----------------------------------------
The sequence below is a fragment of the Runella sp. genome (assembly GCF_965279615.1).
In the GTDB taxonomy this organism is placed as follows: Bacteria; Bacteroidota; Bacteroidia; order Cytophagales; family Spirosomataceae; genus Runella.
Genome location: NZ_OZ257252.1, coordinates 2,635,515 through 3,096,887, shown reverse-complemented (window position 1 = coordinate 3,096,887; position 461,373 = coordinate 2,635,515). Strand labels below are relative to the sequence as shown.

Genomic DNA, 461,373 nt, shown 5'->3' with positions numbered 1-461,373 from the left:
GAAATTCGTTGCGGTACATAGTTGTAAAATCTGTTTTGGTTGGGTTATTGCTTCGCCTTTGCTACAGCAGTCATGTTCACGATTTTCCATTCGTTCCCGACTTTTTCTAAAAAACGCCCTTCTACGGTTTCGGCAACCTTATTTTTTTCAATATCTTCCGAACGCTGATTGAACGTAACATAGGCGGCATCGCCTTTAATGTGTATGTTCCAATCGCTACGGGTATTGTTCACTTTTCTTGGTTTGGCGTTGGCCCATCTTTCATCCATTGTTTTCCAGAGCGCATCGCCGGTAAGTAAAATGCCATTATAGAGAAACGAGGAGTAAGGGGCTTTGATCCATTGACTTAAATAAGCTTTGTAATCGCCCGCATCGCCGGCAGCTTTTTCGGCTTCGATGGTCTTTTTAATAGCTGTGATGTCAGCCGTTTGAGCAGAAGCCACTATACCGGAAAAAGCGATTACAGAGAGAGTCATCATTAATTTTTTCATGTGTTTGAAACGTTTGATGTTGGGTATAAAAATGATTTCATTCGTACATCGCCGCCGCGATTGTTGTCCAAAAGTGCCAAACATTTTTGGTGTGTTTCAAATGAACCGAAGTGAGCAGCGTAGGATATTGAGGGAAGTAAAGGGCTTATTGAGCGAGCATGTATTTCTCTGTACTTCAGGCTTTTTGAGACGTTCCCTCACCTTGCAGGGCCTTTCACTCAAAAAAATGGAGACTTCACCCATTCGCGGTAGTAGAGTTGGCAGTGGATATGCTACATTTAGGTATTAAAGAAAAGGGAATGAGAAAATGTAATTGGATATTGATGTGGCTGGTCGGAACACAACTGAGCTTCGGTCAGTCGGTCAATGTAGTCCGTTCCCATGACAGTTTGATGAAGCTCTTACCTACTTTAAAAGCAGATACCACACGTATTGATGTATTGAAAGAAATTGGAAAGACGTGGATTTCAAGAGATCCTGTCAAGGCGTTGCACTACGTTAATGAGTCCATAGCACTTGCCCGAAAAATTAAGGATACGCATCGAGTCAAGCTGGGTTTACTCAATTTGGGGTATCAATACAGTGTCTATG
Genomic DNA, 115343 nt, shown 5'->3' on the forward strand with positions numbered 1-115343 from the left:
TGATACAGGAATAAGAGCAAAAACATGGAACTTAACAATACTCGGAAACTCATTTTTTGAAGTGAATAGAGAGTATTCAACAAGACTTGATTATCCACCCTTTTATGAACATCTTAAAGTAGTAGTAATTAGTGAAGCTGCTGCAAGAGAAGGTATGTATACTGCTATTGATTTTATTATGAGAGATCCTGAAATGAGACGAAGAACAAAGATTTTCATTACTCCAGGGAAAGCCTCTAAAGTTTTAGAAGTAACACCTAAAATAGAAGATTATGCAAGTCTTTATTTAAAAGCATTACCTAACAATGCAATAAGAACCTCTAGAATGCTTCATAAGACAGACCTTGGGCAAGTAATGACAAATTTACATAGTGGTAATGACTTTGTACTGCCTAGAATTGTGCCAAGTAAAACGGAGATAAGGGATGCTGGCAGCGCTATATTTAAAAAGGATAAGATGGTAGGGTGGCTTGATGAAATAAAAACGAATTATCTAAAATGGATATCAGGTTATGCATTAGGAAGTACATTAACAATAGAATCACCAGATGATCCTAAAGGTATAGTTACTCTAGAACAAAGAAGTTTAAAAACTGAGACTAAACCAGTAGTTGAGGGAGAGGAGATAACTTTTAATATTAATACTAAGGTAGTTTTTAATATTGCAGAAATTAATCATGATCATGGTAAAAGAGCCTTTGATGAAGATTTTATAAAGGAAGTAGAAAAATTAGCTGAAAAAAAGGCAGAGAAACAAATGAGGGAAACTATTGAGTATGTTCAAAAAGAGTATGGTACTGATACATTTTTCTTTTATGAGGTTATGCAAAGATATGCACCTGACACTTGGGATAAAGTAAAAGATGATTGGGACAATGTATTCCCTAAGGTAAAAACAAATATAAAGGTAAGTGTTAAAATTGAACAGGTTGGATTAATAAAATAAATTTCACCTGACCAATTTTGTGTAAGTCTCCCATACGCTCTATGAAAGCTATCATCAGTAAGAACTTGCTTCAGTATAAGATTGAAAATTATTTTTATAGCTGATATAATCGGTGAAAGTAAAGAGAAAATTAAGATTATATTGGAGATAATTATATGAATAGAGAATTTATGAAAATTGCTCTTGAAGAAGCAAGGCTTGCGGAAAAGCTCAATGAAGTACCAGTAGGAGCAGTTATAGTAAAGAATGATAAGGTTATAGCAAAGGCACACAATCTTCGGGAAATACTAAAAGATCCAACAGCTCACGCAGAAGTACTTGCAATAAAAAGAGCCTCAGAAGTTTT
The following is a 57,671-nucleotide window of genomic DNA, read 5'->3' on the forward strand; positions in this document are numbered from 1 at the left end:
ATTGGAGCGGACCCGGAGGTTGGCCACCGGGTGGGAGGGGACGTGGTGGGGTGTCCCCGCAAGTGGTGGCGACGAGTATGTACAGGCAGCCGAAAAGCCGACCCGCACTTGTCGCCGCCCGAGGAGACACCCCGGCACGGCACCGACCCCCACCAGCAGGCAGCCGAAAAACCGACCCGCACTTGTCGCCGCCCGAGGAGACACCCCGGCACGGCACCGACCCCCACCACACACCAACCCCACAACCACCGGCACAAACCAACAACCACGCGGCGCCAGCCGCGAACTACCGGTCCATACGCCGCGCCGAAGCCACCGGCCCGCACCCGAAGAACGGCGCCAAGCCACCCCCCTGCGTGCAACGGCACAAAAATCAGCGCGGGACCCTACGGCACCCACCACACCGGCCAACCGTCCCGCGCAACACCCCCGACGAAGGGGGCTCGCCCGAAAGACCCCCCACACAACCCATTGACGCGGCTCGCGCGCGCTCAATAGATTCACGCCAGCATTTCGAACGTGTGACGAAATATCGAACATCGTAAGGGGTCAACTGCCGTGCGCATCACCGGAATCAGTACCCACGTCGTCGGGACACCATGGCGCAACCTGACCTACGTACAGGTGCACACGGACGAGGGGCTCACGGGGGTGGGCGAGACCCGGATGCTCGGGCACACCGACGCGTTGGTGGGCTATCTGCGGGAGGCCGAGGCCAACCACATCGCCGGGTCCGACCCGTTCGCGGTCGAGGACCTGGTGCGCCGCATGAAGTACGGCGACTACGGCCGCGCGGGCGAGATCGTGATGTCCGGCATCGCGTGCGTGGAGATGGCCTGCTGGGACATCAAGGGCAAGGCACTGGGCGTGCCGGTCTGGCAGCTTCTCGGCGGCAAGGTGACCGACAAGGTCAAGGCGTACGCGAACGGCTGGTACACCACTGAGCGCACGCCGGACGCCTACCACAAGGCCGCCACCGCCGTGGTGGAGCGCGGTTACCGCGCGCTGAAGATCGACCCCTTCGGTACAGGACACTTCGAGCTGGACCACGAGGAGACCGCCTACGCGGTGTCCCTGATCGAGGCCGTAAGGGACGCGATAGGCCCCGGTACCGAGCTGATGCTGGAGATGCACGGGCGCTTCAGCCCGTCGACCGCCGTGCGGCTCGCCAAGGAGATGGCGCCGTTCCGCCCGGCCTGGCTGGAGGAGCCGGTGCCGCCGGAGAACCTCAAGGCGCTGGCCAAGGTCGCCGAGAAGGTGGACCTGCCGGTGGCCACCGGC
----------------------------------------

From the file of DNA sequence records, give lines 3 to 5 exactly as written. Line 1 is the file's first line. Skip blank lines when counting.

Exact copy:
Genome location: NZ_OZ257252.1, coordinates 2,635,515 through 3,096,887, shown reverse-complemented (window position 1 = coordinate 3,096,887; position 461,373 = coordinate 2,635,515). Strand labels below are relative to the sequence as shown.

Genomic DNA, 461,373 nt, shown 5'->3' with positions numbered 1-461,373 from the left:
GAAATTCGTTGCGGTACATAGTTGTAAAATCTGTTTTGGTTGGGTTATTGCTTCGCCTTTGCTACAGCAGTCATGTTCACGATTTTCCATTCGTTCCCGACTTTTTCTAAAAAACGCCCTTCTACGGTTTCGGCAACCTTATTTTTTTCAATATCTTCCGAACGCTGATTGAACGTAACATAGGCGGCATCGCCTTTAATGTGTATGTTCCAATCGCTACGGGTATTGTTCACTTTTCTTGGTTTGGCGTTGGCCCATCTTTCATCCATTGTTTTCCAGAGCGCATCGCCGGTAAGTAAAATGCCATTATAGAGAAACGAGGAGTAAGGGGCTTTGATCCATTGACTTAAATAAGCTTTGTAATCGCCCGCATCGCCGGCAGCTTTTTCGGCTTCGATGGTCTTTTTAATAGCTGTGATGTCAGCCGTTTGAGCAGAAGCCACTATACCGGAAAAAGCGATTACAGAGAGAGTCATCATTAATTTTTTCATGTGTTTGAAACGTTTGATGTTGGGTATAAAAATGATTTCATTCGTACATCGCCGCCGCGATTGTTGTCCAAAAGTGCCAAACATTTTTGGTGTGTTTCAAATGAACCGAAGTGAGCAGCGTAGGATATTGAGGGAAGTAAAGGGCTTATTGAGCGAGCATGTATTTCTCTGTACTTCAGGCTTTTTGAGACGTTCCCTCACCTTGCAGGGCCTTTCACTCAAAAAAATGGAGACTTCACCCATTCGCGGTAGTAGAGTTGGCAGTGGATATGCTACATTTAGGTATTAAAGAAAAGGGAATGAGAAAATGTAATTGGATATTGATGTGGCTGGTCGGAACACAACTGAGCTTCGGTCAGTCGGTCAATGTAGTCCGTTCCCATGACAGTTTGATGAAGCTCTTACCTACTTTAAAAGCAGATACCACACGTATTGATGTATTGAAAGAAATTGGAAAGACGTGGATTTCAAGAGATCCTGTCAAGGCGTTGCACTACGTTAATGAGTCCATAGCACTTGCCCGAAAAATTAAGGATACGCATCGAGTCAAGCTGGGTTTACTCAATTTGGGGTATCAATACAGTGTCTATG